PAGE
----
10 Public Convenience

We’ve exhausted our enthusiasm for debate on the virtues and vices of the welfare state.  It was bound to happen sooner or later. I am talking about the inevitability of having to visit a ‘public convenience’. Here it is labelled simply, ‘latrine’. Visions of rural Chinese toilets flash uncomfortably across my mind. With trembling and trepidation, we 3 girls set off across the street. At the entrance to the Ladies, a young girl hassles us for the toilet fee, “5 rupees each, sister.” It was outrageous. We give her a 10 rupee note for 3. She complains. We march on in. As it turns out, we were scammed by the 13 year old. Toilets in India are supposed to be free.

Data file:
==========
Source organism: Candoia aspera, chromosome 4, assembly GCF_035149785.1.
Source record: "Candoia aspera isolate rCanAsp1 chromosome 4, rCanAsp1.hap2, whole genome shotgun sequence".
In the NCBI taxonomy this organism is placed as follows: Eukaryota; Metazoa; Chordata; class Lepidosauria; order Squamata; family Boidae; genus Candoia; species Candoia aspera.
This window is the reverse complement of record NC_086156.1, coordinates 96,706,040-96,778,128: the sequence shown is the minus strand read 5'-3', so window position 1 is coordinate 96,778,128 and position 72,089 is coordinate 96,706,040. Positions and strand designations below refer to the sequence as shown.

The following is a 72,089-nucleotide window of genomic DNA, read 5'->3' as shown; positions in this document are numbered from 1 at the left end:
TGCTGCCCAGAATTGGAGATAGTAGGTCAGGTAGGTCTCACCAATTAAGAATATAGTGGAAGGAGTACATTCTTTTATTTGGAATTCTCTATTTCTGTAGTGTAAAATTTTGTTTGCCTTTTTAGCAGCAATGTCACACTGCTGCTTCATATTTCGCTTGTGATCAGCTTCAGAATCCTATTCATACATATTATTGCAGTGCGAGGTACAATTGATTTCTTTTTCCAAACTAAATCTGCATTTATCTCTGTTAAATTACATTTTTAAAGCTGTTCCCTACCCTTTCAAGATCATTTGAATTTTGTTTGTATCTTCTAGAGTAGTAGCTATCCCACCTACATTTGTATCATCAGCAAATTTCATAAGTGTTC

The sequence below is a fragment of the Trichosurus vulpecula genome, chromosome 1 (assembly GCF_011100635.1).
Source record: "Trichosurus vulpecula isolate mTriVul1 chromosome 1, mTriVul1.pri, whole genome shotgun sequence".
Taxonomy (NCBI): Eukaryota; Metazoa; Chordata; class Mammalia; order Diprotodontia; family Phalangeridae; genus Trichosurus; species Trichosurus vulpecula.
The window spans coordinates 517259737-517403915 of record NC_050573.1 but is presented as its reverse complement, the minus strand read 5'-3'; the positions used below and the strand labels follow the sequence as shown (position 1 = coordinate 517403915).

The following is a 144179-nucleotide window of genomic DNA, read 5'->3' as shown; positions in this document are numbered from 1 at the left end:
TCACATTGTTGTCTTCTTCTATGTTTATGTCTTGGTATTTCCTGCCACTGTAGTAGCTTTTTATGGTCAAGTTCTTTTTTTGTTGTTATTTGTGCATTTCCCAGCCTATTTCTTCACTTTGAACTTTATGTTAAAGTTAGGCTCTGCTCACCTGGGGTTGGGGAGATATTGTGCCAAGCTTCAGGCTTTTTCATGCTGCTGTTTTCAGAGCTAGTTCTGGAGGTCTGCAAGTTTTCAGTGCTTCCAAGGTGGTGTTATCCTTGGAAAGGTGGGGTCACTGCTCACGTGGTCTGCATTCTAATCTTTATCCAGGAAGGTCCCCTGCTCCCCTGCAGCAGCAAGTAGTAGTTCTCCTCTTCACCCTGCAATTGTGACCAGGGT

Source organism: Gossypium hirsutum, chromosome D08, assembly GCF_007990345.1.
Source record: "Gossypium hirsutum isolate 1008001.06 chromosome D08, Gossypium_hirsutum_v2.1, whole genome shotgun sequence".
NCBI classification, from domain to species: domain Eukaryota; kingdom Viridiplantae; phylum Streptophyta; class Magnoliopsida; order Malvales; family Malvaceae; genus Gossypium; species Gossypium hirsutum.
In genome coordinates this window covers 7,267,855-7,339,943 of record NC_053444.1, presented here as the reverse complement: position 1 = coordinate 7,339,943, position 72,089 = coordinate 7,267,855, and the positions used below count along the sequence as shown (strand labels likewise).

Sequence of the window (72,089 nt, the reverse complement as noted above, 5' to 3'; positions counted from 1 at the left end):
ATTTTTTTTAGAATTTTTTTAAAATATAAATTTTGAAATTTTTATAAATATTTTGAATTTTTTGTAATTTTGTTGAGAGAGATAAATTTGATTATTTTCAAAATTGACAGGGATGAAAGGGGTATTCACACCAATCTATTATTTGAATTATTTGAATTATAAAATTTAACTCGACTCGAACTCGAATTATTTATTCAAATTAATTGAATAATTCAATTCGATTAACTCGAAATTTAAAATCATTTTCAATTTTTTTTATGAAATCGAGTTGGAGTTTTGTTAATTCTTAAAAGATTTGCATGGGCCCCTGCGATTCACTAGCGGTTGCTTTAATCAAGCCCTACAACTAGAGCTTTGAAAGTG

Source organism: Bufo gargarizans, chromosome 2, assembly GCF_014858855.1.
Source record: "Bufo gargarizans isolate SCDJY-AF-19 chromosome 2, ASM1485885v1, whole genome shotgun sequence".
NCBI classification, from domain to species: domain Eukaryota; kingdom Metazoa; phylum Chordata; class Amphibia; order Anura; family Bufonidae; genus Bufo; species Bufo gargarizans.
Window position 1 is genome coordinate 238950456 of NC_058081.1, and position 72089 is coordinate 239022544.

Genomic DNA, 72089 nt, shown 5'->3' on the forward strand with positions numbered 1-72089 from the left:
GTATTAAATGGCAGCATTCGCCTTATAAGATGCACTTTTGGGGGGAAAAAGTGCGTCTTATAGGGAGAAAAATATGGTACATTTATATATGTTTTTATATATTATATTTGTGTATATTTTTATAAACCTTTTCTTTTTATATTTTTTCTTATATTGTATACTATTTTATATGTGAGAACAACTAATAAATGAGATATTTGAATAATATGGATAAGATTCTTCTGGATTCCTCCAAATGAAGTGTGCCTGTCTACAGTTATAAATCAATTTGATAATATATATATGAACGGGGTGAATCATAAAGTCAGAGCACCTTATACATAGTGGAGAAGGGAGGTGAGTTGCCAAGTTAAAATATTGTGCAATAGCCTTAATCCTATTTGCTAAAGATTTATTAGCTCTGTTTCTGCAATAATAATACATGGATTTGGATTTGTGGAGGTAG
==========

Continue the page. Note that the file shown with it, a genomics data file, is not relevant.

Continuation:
Gingerly sniffing, we turn the corner – I’ve got to say it’s not very often that one navigates by the olfactory system. Usually it’s to track down food, not its opposite. In the open courtyard, there is a drain with some taps spitting and dripping quite wastefully. The cubicle doors are brilliant blue and in the beginning stages of rotting. As luck would have it, the loo turns out to be as serviceable as those in Sanlitun, Beijing or the older coffee shops on the North-South highway in Malaysia. We are duly impressed, but that’s not really saying much. Err…. no photos for this post.

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